• Exploring the world on tiptoes


    Graceful, strong, and well-traveled. One quick look at Jamil Montibon, 22, and Jessa Balote, 19, will never give away that the two dancers grew up in the slums of Tondo and used to scavenge for a living.

    Montibon’s dream is to become a soloist

    As scholars of the country’s classical dance company, Ballet Manila, both Montibon and Balote have been to some of the most prestigious theaters around the world, performing in front of world leaders and society’s elite.
    But their journey to success has not been easy. In fact, it was—and still is—riddled with trials. As both continue to dance their way out of poverty, one thing they note that Ballet Manila has provided them withthe ability to dream.

    Jessa Balote and Jamil Montibon in ‘Sari’t Bahag 2’

    “Ballet Manila has helped me aspire for more,” shares Montibon.

    “Before I entered the company, I was resigned to the fact that I will probably spend the rest of my life on the streets, collecting trash. Ballet Manila has made me realize that I have something to offer to the world. Now, my dream is to become a soloist and travel to more places. I really want to see The Kremlin Ballet Theatre with my own eyes!” the 22-year-old added.

    The two stalwarts are proud products of The Lisa Macuja School of Ballet Manila—an institution that will celebrate 20 years of classical dancing education this month with a recital titled ‘Just Dance 20’.

    To date, dancing has taken the two from the streets of Tondo to those of Hong Kong, South Korea, and London. Ballet Manila ensures that their scholars always have a fruitful experience whenever they travel. The company allots time for them to enjoy and immerse themselves in the local cultureof the places they visit.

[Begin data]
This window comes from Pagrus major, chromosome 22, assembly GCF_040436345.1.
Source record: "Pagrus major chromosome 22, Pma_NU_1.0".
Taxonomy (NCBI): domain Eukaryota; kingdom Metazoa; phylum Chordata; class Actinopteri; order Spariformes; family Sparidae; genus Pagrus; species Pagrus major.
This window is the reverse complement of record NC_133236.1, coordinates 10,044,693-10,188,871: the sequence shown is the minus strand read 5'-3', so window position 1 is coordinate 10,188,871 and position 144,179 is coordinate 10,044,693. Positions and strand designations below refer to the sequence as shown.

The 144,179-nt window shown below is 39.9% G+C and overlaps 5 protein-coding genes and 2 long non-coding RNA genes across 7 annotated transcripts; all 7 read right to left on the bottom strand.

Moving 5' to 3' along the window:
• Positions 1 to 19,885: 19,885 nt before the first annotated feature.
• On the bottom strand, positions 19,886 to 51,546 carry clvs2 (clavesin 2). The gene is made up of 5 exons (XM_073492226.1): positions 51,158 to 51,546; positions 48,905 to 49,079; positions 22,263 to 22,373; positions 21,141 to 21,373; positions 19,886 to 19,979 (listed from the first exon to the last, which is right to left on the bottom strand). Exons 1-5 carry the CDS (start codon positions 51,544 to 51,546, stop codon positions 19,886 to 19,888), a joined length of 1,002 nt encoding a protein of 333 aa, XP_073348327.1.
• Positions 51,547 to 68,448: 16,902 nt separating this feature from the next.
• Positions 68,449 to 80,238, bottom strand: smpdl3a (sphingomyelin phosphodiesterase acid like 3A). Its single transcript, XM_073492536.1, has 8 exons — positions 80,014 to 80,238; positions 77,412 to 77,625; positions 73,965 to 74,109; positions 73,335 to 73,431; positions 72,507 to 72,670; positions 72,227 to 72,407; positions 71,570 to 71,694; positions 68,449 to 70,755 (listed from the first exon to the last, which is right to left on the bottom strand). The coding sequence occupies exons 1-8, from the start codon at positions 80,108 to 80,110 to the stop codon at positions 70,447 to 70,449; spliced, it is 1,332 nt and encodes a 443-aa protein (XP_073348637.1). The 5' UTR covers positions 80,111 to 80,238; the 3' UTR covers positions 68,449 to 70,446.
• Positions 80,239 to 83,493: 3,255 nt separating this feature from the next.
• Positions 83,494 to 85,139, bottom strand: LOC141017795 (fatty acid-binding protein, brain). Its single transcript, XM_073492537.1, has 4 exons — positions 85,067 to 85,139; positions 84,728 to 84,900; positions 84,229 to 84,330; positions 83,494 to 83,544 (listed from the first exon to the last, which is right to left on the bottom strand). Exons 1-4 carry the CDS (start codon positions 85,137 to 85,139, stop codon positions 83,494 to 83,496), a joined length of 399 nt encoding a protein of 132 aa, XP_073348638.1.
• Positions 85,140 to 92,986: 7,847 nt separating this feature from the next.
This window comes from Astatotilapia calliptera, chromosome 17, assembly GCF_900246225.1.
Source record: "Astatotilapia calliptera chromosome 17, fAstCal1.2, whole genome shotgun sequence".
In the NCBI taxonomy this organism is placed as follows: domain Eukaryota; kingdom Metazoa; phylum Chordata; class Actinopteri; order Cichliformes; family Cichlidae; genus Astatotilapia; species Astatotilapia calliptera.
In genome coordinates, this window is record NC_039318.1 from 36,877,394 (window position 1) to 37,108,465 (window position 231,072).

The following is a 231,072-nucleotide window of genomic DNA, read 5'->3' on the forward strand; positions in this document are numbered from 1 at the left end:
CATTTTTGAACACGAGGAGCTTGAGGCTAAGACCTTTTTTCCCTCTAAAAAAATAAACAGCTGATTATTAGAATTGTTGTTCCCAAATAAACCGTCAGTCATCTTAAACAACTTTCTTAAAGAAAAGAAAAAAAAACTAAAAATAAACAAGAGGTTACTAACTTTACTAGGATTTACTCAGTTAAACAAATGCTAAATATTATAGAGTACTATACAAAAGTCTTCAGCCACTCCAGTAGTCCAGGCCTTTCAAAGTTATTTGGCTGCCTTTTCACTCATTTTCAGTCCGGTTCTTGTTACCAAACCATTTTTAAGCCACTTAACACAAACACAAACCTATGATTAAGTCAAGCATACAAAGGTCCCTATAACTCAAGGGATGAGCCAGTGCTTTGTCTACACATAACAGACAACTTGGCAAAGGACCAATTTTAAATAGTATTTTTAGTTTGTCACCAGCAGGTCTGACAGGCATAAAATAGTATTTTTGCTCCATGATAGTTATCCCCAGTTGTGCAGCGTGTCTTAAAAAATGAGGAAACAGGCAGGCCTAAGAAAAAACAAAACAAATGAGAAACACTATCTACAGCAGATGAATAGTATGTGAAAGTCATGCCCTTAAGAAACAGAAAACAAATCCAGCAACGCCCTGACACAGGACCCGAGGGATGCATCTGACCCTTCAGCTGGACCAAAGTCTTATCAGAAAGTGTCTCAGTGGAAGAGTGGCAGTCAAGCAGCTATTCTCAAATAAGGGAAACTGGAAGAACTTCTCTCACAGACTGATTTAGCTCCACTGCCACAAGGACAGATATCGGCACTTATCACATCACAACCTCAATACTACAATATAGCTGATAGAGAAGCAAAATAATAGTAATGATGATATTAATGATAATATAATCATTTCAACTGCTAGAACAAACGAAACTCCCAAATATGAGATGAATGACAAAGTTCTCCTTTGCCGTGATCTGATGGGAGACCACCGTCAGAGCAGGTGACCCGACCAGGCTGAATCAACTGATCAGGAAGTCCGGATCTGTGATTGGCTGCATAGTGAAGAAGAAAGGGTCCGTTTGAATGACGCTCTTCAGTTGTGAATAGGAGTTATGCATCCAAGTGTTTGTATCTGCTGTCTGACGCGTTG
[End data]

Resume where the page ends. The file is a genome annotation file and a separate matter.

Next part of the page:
Balote in ‘Harlequinade’

    “I really love going to Hong Kong. Hong Kong Disneyland is probably my favorite place in the world. Never in my wildest dreams did I ever think that I would actually be able to go there,” Balote says.

    Ballet Manila’s Artistic Director and CEO, Lisa Macuja-Elizalde, personally picked the two prodigy to become part of the company’s Project Ballet Futures program. According to Elizalde, it was their distinct physical attributes that made her decide to include the two in the program.

    “One attribute of Jessa that allowed her to stand out among those who auditioned before is her ability to turn out her legs,”saysthe famous Prima Ballerina. “Meaning, her ability to rotate her legs 90 degrees to the right and left. Also, she had really clean lines. Meanwhile, the strength of Jamil’s legs really impressed me. We asked him to jump on the very first day of the auditions, and he just soared.”

    Since being accepted in the company, both dancers have undergone classical dance training based on the famous Vaganova style of dancing. Considered by experts and dance enthusiasts as the best in the world, the Vaganova technique served as the foundation of Elizalde’s long and fruitful career—allowing her to reach her dreams of becoming a famous prima ballerina and traveling to places she never thought she’d see in her lifetime.

    The 19- year-old ballet dancer’s (leftmost) journey in London

    “Ballet has given me so much and I know that it can give the same to others. The key is really to just keep pushing yourself and to constantly open yourself to learning—not just from your teachers, but from your peers as well. I know for a fact that the Philippines has so much hidden talent waiting to be discovered, and some of those, like Jessa and Jamil, are often hiddenaway from the spotlight. And that’s why Ballet Manila continues to run Project Ballet Futures,” Elizalde said.

    Ballet Manila’s Project Ballet Futures is a scholarship program that scouts for potential ballerinas and danseurs in some of the most deprived neighborhoods all over the country. Once accepted, all scholars get free meals, transportation, supplements, dancing gear, and allowancein addition to the full dance scholarship. The program recently held another round of auditions where it accepted a total of 17 new scholars.

    “The beauty of dancing is not limited to performances. It transforms people for the better, and that’s one message we want to send out to everyone. Dancing—especially ballet—offers so much more than superficial beauty. It instills discipline and helps uplift spirits,” Elizalde finally noted.


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